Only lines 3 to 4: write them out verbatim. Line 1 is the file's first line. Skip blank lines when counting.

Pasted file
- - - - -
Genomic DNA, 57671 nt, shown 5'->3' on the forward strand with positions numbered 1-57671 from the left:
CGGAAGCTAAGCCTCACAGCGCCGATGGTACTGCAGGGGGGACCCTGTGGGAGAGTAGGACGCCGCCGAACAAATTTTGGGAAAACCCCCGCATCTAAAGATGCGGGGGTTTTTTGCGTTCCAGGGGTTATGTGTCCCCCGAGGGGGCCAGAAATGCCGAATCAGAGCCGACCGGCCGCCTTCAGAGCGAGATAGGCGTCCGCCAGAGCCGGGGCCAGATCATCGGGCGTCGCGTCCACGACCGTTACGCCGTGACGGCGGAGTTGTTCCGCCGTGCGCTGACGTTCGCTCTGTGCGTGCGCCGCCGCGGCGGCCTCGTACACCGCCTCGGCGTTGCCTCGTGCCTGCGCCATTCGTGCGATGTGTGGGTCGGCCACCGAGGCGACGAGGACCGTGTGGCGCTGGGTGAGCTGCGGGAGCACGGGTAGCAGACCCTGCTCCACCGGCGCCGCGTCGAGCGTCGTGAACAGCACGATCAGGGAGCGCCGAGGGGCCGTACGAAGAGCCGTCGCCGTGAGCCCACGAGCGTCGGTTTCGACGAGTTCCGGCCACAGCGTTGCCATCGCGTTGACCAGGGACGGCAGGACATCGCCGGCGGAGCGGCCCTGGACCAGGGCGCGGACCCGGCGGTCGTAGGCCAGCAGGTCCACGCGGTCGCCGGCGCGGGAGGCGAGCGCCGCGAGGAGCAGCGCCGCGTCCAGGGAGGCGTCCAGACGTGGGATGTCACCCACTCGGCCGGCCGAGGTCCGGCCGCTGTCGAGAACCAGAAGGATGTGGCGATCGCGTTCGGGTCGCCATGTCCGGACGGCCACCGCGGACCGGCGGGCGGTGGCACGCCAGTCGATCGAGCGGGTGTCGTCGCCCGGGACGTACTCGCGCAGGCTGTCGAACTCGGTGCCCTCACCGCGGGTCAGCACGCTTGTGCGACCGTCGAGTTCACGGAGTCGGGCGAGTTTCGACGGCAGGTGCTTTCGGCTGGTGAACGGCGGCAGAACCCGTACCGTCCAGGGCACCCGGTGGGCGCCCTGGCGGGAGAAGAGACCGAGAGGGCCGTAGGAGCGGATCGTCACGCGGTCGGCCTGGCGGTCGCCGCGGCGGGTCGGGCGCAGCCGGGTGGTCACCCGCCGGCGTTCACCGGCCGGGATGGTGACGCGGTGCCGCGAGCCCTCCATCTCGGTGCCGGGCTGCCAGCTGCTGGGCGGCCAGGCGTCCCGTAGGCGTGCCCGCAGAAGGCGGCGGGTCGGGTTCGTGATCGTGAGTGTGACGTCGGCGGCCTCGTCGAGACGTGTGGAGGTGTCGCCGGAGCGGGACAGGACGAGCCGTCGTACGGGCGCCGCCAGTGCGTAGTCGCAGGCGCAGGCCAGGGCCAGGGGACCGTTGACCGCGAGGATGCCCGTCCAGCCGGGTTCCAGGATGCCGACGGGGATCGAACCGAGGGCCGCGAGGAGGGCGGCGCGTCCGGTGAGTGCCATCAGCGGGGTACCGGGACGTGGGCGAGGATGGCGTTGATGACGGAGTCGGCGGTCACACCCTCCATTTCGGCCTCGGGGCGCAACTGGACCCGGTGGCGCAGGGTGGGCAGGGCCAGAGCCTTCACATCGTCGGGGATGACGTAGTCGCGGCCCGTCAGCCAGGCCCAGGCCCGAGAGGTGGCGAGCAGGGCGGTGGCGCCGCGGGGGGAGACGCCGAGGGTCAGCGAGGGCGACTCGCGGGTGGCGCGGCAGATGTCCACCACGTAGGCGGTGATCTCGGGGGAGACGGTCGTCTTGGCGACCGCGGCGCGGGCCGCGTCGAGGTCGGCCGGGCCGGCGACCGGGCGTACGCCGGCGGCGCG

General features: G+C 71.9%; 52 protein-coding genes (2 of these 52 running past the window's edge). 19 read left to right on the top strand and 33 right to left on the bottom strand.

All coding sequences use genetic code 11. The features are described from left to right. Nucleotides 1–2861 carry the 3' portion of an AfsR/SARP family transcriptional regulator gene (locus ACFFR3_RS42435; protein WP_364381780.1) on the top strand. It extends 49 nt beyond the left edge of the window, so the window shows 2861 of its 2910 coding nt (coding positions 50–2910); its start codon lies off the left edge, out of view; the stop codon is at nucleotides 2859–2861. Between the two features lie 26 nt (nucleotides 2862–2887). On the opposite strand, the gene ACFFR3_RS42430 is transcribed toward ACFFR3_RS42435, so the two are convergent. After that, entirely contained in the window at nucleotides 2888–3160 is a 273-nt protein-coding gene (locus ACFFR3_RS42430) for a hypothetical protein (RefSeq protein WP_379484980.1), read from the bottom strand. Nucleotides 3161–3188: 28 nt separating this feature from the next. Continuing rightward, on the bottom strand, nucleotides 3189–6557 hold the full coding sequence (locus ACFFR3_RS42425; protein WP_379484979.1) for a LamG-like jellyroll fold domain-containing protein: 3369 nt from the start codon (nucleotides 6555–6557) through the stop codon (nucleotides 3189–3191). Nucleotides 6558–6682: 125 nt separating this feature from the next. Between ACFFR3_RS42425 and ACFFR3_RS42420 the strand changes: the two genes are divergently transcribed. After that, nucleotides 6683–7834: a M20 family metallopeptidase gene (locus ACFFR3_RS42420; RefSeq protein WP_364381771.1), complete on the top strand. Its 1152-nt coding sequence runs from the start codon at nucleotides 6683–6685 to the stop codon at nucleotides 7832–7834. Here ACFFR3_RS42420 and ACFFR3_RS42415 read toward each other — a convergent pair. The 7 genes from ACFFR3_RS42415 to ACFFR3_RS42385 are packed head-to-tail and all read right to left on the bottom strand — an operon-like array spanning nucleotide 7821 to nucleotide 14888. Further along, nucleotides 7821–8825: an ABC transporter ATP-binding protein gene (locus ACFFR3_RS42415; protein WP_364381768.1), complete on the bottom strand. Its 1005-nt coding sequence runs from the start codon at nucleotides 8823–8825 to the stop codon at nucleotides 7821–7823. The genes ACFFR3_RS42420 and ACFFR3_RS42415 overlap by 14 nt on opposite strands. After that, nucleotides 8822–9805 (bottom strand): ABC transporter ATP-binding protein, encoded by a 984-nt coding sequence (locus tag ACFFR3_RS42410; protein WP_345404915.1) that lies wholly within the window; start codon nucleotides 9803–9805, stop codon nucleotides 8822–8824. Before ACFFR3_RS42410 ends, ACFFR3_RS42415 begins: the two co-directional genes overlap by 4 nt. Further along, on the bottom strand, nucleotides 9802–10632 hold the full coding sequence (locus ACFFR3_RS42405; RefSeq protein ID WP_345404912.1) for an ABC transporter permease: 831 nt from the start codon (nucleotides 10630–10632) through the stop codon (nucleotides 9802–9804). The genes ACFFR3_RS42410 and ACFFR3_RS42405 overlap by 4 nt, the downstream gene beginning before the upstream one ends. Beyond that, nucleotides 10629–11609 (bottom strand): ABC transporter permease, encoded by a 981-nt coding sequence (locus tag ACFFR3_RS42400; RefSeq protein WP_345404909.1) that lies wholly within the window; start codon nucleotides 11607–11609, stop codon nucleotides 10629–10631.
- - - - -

General features: G+C 71.9%; 52 protein-coding genes (2 of these 52 running past the window's edge). 19 read left to right on the top strand and 33 right to left on the bottom strand.

All coding sequences use genetic code 11. The features are described from left to right. Nucleotides 1–2861 carry the 3' portion of an AfsR/SARP family transcriptional regulator gene (locus ACFFR3_RS42435; protein WP_364381780.1) on the top strand. It extends 49 nt beyond the left edge of the window, so the window shows 2861 of its 2910 coding nt (coding positions 50–2910); its start codon lies off the left edge, out of view; the stop codon is at nucleotides 2859–2861. Between the two features lie 26 nt (nucleotides 2862–2887). On the opposite strand, the gene ACFFR3_RS42430 is transcribed toward ACFFR3_RS42435, so the two are convergent. After that, entirely contained in the window at nucleotides 2888–3160 is a 273-nt protein-coding gene (locus ACFFR3_RS42430) for a hypothetical protein (RefSeq protein WP_379484980.1), read from the bottom strand. Nucleotides 3161–3188: 28 nt separating this feature from the next. Continuing rightward, on the bottom strand, nucleotides 3189–6557 hold the full coding sequence (locus ACFFR3_RS42425; protein WP_379484979.1) for a LamG-like jellyroll fold domain-containing protein: 3369 nt from the start codon (nucleotides 6555–6557) through the stop codon (nucleotides 3189–3191). Nucleotides 6558–6682: 125 nt separating this feature from the next. Between ACFFR3_RS42425 and ACFFR3_RS42420 the strand changes: the two genes are divergently transcribed. After that, nucleotides 6683–7834: a M20 family metallopeptidase gene (locus ACFFR3_RS42420; RefSeq protein WP_364381771.1), complete on the top strand. Its 1152-nt coding sequence runs from the start codon at nucleotides 6683–6685 to the stop codon at nucleotides 7832–7834. Here ACFFR3_RS42420 and ACFFR3_RS42415 read toward each other — a convergent pair. The 7 genes from ACFFR3_RS42415 to ACFFR3_RS42385 are packed head-to-tail and all read right to left on the bottom strand — an operon-like array spanning nucleotide 7821 to nucleotide 14888. Further along, nucleotides 7821–8825: an ABC transporter ATP-binding protein gene (locus ACFFR3_RS42415; protein WP_364381768.1), complete on the bottom strand. Its 1005-nt coding sequence runs from the start codon at nucleotides 8823–8825 to the stop codon at nucleotides 7821–7823. The genes ACFFR3_RS42420 and ACFFR3_RS42415 overlap by 14 nt on opposite strands. After that, nucleotides 8822–9805 (bottom strand): ABC transporter ATP-binding protein, encoded by a 984-nt coding sequence (locus tag ACFFR3_RS42410; protein WP_345404915.1) that lies wholly within the window; start codon nucleotides 9803–9805, stop codon nucleotides 8822–8824. Before ACFFR3_RS42410 ends, ACFFR3_RS42415 begins: the two co-directional genes overlap by 4 nt. Further along, on the bottom strand, nucleotides 9802–10632 hold the full coding sequence (locus ACFFR3_RS42405; RefSeq protein ID WP_345404912.1) for an ABC transporter permease: 831 nt from the start codon (nucleotides 10630–10632) through the stop codon (nucleotides 9802–9804). The genes ACFFR3_RS42410 and ACFFR3_RS42405 overlap by 4 nt, the downstream gene beginning before the upstream one ends. Beyond that, nucleotides 10629–11609 (bottom strand): ABC transporter permease, encoded by a 981-nt coding sequence (locus tag ACFFR3_RS42400; RefSeq protein WP_345404909.1) that lies wholly within the window; start codon nucleotides 11607–11609, stop codon nucleotides 10629–10631.